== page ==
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New Car Review | Volkswagen Amarok Aventura 5.1 | AA Ireland $post->mobile_image['alt']

New Car Reviews

New Car Review | Volkswagen Amarok Aventura 5.1

Published 31st August 2023Read Time 16 min

Good Stuff 👍

It looks really great, clever off-road tech, easy to drive.

Bad Stuff 👎

Awkward in town and car parks, overly complicated model range.

What is the Volkswagen Amarok?

Volkswagen’s refined workhorse get a total overhaul and now shares much with the Ford Ranger.

The Volkswagen Amarok, introduced in 2010, marked Volkswagen’s entry into the pickup truck segment. Designed with a blend of utility and refinement, the Amarok gained attention for its sleek design and advanced features. Named after the Inuit word for “wolf,” it embodied robust performance and off-road capabilities. Over the years, it received various updates, including engine upgrades and technological enhancements. Despite its popularity in European and Australian markets, it faced competition from established brands. However, its legacy paved the way for Volkswagen’s future ventures in the pick-up market, leaving an indelible mark on the brand’s automotive evolution. And now the Amarok is back in its second iteration, part of a joint venture with Ford, whose Ranger is now proving to be a big hit on the Irish market.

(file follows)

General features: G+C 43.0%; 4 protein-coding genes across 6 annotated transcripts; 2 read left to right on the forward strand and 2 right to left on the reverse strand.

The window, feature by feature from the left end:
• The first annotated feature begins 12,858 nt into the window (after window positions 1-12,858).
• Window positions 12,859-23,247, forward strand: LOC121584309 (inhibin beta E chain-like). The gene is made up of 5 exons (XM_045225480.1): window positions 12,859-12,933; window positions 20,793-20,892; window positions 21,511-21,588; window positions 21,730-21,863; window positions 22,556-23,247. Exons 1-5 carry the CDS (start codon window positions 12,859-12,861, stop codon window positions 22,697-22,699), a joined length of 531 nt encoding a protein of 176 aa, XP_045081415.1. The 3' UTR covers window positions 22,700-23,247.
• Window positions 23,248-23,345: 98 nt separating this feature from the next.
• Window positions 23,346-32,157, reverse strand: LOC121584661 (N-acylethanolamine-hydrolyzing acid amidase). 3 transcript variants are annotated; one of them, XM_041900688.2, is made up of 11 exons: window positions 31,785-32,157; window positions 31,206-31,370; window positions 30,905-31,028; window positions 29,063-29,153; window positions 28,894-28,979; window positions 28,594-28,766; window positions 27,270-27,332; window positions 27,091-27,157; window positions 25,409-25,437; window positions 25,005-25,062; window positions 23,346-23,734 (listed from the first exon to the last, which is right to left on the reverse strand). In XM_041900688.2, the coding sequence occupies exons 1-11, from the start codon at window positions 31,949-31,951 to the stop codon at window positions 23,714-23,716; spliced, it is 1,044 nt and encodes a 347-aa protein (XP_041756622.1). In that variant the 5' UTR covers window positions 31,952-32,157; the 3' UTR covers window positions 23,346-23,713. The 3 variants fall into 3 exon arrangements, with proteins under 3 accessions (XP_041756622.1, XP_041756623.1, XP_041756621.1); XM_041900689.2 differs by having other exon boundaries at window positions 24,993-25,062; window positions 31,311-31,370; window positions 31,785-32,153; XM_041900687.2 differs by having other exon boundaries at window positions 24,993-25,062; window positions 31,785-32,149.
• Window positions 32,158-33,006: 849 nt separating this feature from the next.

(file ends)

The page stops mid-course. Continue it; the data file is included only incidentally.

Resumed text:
The Amarok is one of the more refined pick-up trucks, but this perhaps might have held it back in terms of sales potential as it might been seen as not tough or rugged about to cope with real abuse.

This latest version should put paid to those assumptions and with the breath of choice from a steel-wheels-and-vinyl version at the entry point, to the leather-clad, all-singing all-dancing Aventura version, which is the one we are driving here. The price range is from €47,355 (€39,560 for Commercial customers), right up to the model we are in, which comes in at €72,255 (or €60,362 for Commercial buyers).

Much has been said about the fact that this is a joint-venture between Volkswagen and Ford – the new Amarok and the latest Ford Ranger are essentially the same vehicle under the skin. The Amarok is built at a Ford factory in South Africa, but in the development phase there was a lot of co-operation between the two brands. At one stage, Volkswagen had a team of ten designers and 20 engineers at Ford’s Australian design and engineering headquarters.

How about the looks of the Volkswagen Amarok?

Bigger, more rugged and more refined.

The Amarok is being launched as both a single- and double-cab but here in Ireland only the double-cab is offered, with the Amarok 1.0 in a more utilitarian spec, whereas as you go up the, very long, range you get ever more luxurious. We have yet to see the more basics one in the metal, just photo.

Rather out week with the Amarok turned out to be the most expensive and luxurious version – the Aventura, which really looks the part. New Amarok comes with lots of new styling features such as modern “IQ.Light” LED matrix headlights and there is a really good-looking radiator grille too.